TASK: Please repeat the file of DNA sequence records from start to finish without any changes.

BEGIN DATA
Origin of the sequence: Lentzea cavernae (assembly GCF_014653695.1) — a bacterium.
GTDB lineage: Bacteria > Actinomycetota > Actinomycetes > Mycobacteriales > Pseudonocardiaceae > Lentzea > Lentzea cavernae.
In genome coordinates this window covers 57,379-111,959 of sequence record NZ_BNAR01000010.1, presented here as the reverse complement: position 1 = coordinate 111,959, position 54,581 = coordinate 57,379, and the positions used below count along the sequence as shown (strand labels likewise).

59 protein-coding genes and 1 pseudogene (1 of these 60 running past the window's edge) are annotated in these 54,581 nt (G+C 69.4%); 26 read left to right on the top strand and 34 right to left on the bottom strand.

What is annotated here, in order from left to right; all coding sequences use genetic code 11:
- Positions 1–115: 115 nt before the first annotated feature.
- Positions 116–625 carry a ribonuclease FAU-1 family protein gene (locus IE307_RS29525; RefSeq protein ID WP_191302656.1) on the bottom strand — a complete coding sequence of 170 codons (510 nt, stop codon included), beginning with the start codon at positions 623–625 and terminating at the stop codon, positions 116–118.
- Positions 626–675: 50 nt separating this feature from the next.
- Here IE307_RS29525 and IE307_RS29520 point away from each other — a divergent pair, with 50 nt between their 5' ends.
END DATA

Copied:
Origin of the sequence: Lentzea cavernae (assembly GCF_014653695.1) — a bacterium.
GTDB lineage: Bacteria > Actinomycetota > Actinomycetes > Mycobacteriales > Pseudonocardiaceae > Lentzea > Lentzea cavernae.
In genome coordinates this window covers 57,379-111,959 of sequence record NZ_BNAR01000010.1, presented here as the reverse complement: position 1 = coordinate 111,959, position 54,581 = coordinate 57,379, and the positions used below count along the sequence as shown (strand labels likewise).

59 protein-coding genes and 1 pseudogene (1 of these 60 running past the window's edge) are annotated in these 54,581 nt (G+C 69.4%); 26 read left to right on the top strand and 34 right to left on the bottom strand.

What is annotated here, in order from left to right; all coding sequences use genetic code 11:
- Positions 1–115: 115 nt before the first annotated feature.
- Positions 116–625 carry a ribonuclease FAU-1 family protein gene (locus IE307_RS29525; RefSeq protein ID WP_191302656.1) on the bottom strand — a complete coding sequence of 170 codons (510 nt, stop codon included), beginning with the start codon at positions 623–625 and terminating at the stop codon, positions 116–118.
- Positions 626–675: 50 nt separating this feature from the next.
- Here IE307_RS29525 and IE307_RS29520 point away from each other — a divergent pair, with 50 nt between their 5' ends.